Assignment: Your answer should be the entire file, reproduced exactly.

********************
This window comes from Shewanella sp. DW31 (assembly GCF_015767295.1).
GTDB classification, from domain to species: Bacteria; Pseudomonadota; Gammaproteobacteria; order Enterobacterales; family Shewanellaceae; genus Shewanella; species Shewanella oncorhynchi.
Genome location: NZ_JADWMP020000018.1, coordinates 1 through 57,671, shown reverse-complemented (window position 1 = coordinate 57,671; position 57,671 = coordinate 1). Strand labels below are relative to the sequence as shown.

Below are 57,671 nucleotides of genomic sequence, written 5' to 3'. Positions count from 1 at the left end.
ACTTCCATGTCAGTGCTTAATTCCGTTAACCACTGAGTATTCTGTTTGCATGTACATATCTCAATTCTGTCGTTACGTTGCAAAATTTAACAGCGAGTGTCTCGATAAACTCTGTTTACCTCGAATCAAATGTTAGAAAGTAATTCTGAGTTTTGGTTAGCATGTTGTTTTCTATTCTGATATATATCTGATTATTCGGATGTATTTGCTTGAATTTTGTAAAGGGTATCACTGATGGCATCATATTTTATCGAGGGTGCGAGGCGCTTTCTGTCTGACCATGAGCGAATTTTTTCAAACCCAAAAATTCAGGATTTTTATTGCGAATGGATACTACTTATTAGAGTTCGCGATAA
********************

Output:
This window comes from Shewanella sp. DW31 (assembly GCF_015767295.1).
GTDB classification, from domain to species: Bacteria; Pseudomonadota; Gammaproteobacteria; order Enterobacterales; family Shewanellaceae; genus Shewanella; species Shewanella oncorhynchi.
Genome location: NZ_JADWMP020000018.1, coordinates 1 through 57,671, shown reverse-complemented (window position 1 = coordinate 57,671; position 57,671 = coordinate 1). Strand labels below are relative to the sequence as shown.

Below are 57,671 nucleotides of genomic sequence, written 5' to 3'. Positions count from 1 at the left end.
ACTTCCATGTCAGTGCTTAATTCCGTTAACCACTGAGTATTCTGTTTGCATGTACATATCTCAATTCTGTCGTTACGTTGCAAAATTTAACAGCGAGTGTCTCGATAAACTCTGTTTACCTCGAATCAAATGTTAGAAAGTAATTCTGAGTTTTGGTTAGCATGTTGTTTTCTATTCTGATATATATCTGATTATTCGGATGTATTTGCTTGAATTTTGTAAAGGGTATCACTGATGGCATCATATTTTATCGAGGGTGCGAGGCGCTTTCTGTCTGACCATGAGCGAATTTTTTCAAACCCAAAAATTCAGGATTTTTATTGCGAATGGATACTACTTATTAGAGTTCGCGATAA